How to configure your Spark application in an Amazon EMR Notebook

Paola Pardo

On the last pill we learned how to set up Spark and Jupyter Notebook on your MAC-OS. Now it’s time to level up and configure your Spark application on Amazon EMR

Apache Spark

Apache Spark is distributed computing framework for executing data workloads across multiple nodes in a cluster. It was released in 2014, 8 years ago, and the last stable version available is 3.3.1.

Spark can run in multiple languages such as Scala, Java, SQL and Python. It is mainly used for ETL (Extract Transform and Load) pipelines in which large amounts of data need to be processed at a time, however, it also covers Streaming applications with the Spark Structured Streaming module.

The difference with traditional MapReduce was that no transformation (map) is computed until the action (reduce) is called. Its architectural foundation is the RDD or Resilient Distributed Dataset: a read-only multiset of data items distributed over a cluster of machines, that is maintained in a fault-tolerant way.

The DataFrame API was released on Spark 2.x as an abstraction of the RDD, along with a new library that gives the possibility of querying data in SQL language.

Spark Session

The SparkSession is the main entry point to the Spark environment. As the name suggests, it is a representation of the active Session of the cluster.

To create a basic SparkSession, just use SparkSession.builder()

frompyspark.sql import SparkSession

spark = SparkSession \
    .builder \
    .appName("Python Spark SQL basic example") \
    .config("spark.some.config.option", "some-value") \
    .getOrCreate()

Once you have the instance of a SparkSession, you can start reading datasets and transforming them into visualizations or Pandas DataFrames.

df = spark.read.json("examples/src/main/resources/people.json")

Spark Configuration

Spark API lets you configure the environment for each unique session. How many resources do you want for the application (memory, CPUs…)? Do you need to load extra packages from the Maven Repository? Which are the authentication keys to access the S3 bucket?

A subset of basic Spark configurations is listed below:

Parameters Description Values
jars Jars to be used in the session List of string
pyFiles Python files to be used in the session List of string
files Files to be used in the session List of string
driverMemory Amount of memory to be used for the driver process string
driverCores Number of cores to be used for the driver process int
executorMemory Amount of memory to be used for the executor process string
executorCores Number of cores to be used for the executor process int
numExecutors Number of executors to be launched for the session int
archives Archives to be used in the session List of string
queue Name of the YARN queue string
name Name of the session (name must be in lower case) string

Those configurations are added as a <key, value> pair on the SparkConf class. To parse correctly the Map, all the spark keys should start with spark.

For a more detailed list, please check the Spark Documentation.

Amazon EMR

Amazon EMR is a cloud solution for big-data processing, interactive analytics and machine learning. It provides the infrastructure and the management to host an Apache Spark cluster with Apache Hive and Presto.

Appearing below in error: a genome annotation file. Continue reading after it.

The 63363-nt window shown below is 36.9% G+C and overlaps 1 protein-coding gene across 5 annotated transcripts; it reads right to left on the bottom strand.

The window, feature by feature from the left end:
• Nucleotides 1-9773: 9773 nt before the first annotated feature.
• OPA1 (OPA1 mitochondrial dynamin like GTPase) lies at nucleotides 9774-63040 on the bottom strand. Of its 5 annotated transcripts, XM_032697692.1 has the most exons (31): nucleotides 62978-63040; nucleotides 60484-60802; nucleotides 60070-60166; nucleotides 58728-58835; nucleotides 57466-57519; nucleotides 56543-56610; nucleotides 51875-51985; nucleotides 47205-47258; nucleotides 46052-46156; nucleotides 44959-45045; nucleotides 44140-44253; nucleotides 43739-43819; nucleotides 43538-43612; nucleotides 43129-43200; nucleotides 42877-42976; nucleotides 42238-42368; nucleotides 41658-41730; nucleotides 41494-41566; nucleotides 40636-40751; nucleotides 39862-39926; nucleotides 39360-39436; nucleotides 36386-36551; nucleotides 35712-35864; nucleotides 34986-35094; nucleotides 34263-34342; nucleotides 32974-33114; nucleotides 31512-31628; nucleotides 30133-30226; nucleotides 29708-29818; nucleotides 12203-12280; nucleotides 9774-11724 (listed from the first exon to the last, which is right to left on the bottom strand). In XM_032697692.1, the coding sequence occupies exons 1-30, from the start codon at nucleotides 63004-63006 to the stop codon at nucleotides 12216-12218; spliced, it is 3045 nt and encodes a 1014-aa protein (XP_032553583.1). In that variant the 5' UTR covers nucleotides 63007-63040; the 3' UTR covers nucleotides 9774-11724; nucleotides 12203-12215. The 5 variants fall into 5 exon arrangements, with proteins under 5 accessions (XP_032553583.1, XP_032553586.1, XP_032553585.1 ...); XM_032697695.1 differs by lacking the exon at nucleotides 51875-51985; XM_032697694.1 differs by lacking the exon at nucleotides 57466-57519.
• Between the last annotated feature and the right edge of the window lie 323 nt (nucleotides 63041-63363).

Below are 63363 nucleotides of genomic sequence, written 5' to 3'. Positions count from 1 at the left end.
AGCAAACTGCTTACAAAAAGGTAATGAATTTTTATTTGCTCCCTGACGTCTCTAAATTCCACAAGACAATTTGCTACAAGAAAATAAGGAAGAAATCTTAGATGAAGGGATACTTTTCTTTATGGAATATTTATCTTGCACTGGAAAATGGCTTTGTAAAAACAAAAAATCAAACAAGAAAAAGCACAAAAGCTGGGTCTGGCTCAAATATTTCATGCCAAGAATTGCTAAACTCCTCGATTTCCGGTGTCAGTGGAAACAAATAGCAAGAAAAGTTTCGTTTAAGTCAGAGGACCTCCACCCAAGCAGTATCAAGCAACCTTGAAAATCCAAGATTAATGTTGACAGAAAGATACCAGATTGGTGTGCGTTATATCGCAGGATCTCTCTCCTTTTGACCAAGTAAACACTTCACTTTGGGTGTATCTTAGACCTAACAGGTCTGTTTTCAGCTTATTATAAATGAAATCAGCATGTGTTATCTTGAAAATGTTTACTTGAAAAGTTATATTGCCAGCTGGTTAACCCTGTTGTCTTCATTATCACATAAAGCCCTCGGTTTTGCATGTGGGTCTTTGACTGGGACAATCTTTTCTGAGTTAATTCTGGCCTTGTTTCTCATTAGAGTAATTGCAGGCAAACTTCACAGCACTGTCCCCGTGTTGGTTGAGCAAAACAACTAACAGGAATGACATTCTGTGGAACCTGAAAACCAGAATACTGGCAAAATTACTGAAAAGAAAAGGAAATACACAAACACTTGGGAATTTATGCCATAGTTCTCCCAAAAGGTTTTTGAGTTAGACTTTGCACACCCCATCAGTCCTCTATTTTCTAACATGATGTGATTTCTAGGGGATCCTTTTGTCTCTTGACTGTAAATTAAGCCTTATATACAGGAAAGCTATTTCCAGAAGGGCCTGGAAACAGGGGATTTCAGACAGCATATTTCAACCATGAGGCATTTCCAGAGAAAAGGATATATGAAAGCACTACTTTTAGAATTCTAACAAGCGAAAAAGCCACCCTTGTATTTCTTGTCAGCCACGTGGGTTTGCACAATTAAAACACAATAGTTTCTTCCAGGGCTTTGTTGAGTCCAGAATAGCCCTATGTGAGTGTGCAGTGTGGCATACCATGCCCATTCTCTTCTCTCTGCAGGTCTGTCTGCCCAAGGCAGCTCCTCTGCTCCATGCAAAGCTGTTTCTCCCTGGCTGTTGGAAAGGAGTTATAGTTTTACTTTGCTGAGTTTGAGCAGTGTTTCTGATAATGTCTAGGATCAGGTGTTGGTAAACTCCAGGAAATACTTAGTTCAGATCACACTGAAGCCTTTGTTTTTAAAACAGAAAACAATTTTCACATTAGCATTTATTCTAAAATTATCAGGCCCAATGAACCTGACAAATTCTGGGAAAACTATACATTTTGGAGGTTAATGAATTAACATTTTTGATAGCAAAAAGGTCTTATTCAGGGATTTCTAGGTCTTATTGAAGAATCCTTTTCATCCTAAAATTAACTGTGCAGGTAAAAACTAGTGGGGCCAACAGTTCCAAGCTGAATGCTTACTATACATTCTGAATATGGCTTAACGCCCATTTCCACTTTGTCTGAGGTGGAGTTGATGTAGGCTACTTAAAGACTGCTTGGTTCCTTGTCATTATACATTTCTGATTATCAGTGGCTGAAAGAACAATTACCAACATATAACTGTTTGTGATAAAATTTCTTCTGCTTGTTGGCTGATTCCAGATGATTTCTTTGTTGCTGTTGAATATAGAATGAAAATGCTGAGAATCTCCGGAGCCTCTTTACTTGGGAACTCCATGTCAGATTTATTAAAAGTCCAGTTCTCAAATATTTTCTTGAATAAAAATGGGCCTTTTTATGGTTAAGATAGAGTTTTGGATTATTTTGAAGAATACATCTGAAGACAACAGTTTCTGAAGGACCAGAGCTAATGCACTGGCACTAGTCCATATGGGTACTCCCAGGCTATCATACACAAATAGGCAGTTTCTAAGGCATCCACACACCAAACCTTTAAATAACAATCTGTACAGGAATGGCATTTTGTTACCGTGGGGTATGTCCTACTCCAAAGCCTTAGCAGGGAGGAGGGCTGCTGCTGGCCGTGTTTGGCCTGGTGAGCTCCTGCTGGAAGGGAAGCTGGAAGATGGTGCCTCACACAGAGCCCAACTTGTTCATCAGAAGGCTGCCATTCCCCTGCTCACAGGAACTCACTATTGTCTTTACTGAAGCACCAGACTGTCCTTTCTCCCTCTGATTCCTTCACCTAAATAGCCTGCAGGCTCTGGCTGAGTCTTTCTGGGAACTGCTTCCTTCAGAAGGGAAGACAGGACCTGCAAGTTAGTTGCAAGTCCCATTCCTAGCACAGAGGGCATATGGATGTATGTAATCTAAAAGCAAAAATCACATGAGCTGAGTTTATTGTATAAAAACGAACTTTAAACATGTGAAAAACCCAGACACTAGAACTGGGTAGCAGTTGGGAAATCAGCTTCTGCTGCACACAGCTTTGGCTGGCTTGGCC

It’s elasticity enables you to quickly deploy and provision the capacity of your cluster, and it’s designed to reduce the cost of processing large amounts of data with Amazon EC2 Spot Integration

Jupyter Notebook with Spark settings on EMR

An Amazon EMR notebook is a serverless Jupyter notebook. It uses the Sparkmagic kernel as a client to execute the code through an Apache Livy server.

Sparkmagic

The Sparkmagic project includes a set of commands for interactively running Spark code in multiple languages, as well as some kernels that you can use to turn Jupyter into an integrated Spark environment.

Use %%configure to add the required configuration before you run your first spark-bound code cell and avoid trouble with the cluster-wide spark configurations.:

%%configure -f
{"executorMemory":"4G"}

If you want to add more specific configurations that goes with —conf command, use a nested JSON object:

%%configure -f
{ "conf":  { "spark.dynamicAllocation.enabled":"false",
					 "spark.jars.packages": "io.qbeast:qbeast-spark_2.12:0.2.0,io.delta:delta-core_2.12:1.0.0",
           "spark.sql.extensions": "io.qbeast.spark.internal.QbeastSparkSessionExtension"} }
Check if the configuration is correct by executing:
%%info

On the server side, check the /var/log/livy/livy-livy-server.out log on the EMR cluster.

20/06/24 10:11:22 INFO InteractiveSession$: Creating Interactive session 2: [owner: null, request: [kind: pyspark, proxyUser: None, executorMemory: 4G, conf: spark.dynamicAllocation.enabled -> false, spark.jars.packages -> io.qbeast:qbeast-spark_2.12:0.2.0,io.delta:delta-core_2.12:1.0.0, spark.sql.extensions -> io.qbeast.spark.internal.QbeastSparkSessionExtension, heartbeatTimeoutInSecond: 0]]

In this article, we’ve seen the main session components of Apache Spark and how to configure Jupyter-Spark Applications to run in an EMR cluster. In the next chapters, we will get more hands-on and try some Spark Examples.

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Have a great day 🙂

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